Name: Ian John
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As the night’s draw in and the temperatures start to drop, the first taste of winter hangs in the air, reminding golfers that it is the time of the year when only the hardiest can venture out into the course. Whether it is because of dwindling daylight hours, plummeting temperatures, waterlogged, frozen or snowbound courses, there are many reasons why only the bravest golfers venture out onto the fairways at this time of year.
But does that have to be the case? Do we really need our fairways and greens to be fair and green?
The answer is, no you don’t, especially if you fancy trying your hand at snow golf.
Crazy Golf has been around in many forms for many years. Indeed, there is now a world championship for the game which sees competitors using a putter and a golf ball to work their way around all sorts of manic obstacles in as few shots as possible.
For many years, the sites of windmills, large ducks, helter-skelters, ramps and more always signified a Crazy Golf course. Their appeal for people tended to focus more on the Crazy aspect of the name, rather than the golf. However, that could be set to change.
As the days slowly merge from summer into autumn and the nights start to draw in, for many golfers it is the time of year when they consider stowing the clubs for another year as their opportunities to play, especially for evening golfers, are limited by the shortening hours of daylight.
I must admit, I was one of these golfers for many years. I didn’t particularly enjoy winter golf as such and I was a bit of wimp. I didn’t like the fact that those extra layers seemed to impact my golf swing. I hated the fact that there were branches, leaves and other detritus on the course which could kick even a decent shot into an awkward lie in the rough and most of all, I hated those pockmarked, uneven, temporary greens.
This year however, is different. Having made big strides this year with how I am hitting the ball and feeling like my game is really starting to come together after several years of being stagnant, I know that six months of not playing will put me back to square one in 2014.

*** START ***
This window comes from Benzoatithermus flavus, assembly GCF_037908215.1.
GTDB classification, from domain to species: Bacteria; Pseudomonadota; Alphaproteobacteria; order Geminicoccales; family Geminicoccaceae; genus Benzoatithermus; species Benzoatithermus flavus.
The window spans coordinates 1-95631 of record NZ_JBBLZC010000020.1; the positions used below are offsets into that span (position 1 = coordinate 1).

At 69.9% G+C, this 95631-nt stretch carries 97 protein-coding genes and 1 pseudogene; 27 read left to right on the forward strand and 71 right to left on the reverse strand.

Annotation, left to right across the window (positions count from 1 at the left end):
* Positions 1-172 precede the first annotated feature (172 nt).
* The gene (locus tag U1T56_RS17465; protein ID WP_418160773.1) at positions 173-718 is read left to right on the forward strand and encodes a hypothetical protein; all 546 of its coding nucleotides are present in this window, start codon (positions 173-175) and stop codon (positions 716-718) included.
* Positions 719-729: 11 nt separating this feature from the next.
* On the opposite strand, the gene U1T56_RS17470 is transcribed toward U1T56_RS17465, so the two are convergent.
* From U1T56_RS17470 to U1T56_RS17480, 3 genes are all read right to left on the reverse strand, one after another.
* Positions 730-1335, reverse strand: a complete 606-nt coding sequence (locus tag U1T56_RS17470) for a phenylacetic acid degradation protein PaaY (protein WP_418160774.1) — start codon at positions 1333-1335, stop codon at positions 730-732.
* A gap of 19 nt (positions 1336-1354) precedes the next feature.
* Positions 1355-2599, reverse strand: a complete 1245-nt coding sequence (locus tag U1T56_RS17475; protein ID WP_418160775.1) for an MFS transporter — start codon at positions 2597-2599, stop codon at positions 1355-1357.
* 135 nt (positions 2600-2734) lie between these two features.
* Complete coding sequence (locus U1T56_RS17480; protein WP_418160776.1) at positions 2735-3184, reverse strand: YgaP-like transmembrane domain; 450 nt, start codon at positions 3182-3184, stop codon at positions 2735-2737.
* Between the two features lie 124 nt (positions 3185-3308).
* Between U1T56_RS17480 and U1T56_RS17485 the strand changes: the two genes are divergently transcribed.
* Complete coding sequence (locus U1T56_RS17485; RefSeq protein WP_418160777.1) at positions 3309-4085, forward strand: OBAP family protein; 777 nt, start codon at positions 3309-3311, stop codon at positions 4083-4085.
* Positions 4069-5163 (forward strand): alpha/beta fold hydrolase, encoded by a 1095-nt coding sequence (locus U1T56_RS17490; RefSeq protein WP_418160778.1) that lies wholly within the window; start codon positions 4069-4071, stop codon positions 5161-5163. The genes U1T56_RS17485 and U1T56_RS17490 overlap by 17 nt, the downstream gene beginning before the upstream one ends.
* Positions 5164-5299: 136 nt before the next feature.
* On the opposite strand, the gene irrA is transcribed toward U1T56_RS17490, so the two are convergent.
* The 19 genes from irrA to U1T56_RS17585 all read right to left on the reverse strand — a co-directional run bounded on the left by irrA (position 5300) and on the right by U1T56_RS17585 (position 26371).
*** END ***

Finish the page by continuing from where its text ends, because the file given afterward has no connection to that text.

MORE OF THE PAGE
So this year, I’m dusting off the wet weather gear, packing extra layers, swapping the ice pack for a thermos and going to head out onto the course when time, conditions and weather allows it.
What’s the difference between a player who can hit a drive 300 yards and a player who hits tee shots 300 yards?October 25th, 2013
If you ask any half-decent amateur golfer how far they can hit a tee shot, then it seems now that the acceptable response to that question must involve the mythical 300 yard figure. For many golfers, this distance has become the default answer for driving distance and there are lots of good reasons for that.
After all, hitting a ball far makes your approach shots easier with shorter irons or even wedges. Some short par fours are even reachable from the tee. Club and ball manufacturers have spent millions on research and development to allow even the mid-range handicapper thump the ball further than the likes of Ben Hogan, Arnold Palmer and co were ever capable of doing.
But be very careful of believing the hype… Do you really hit your drives 300 yards?
Here’s something of a scoop for you lucky readers of Gorilla Golf Blog and that is news of a brand new golf development that could be set to become one of Europe’s top golfing hotspots and possibly even a future Ryder Cup venue.
While the details of this somewhat grandiose and ambitious project are still very much at the sketchy stage, Wirral Council, who are currently planning the 2014 British Open, which will be held at the Royal Liverpool links in Hoylake, have quickly realised that the pulling power of golf could be one of the ways to help them bring further investment into the borough.
Located near Liverpool on the ‘other side’ of the Mersey, the Wirral is already blessed with several outstanding courses. Royal Liverpool is on the Open roster, while Wallasey is one of the best ‘second tier’ courses in the UK and has played host to several Open qualifiers.
Most people, certainly all golfers, are fully aware of the different terms used for scoring the game.
We’ve all had our fair share of bogeys, double bogeys and even treble bogey holes and on the positive side, we’ve hit par, a few birdies and perhaps we’ve also been fortunate enough to land an eagle or two.
It is very rare indeed that we see someone hit an Albatross, or double-eagle as it is mathematically inaccurately called, just as Louis Oosthuizen famously did at the Masters in 2012 (below), so these rare events should be celebrated.
But even this incredible three-under-par shot is not the rarest of birds in golf…
Watching the Solheim Cup recently, I stumbled across the famous American golfer Michelle Wie and was struck by how unusual her putting stance and stroke was. (See the video below)
Putting is an aspect of your golf game which can be your best friend out on the course, rescuing a round for you, or it can be your mortal enemy. Just ask Lee Westwood, who has endured his own putting woes at a number of Major tournaments in recent times.
So in this article, we’re going to examine a little of “the game within a game” and learn a bit more about improving your putting.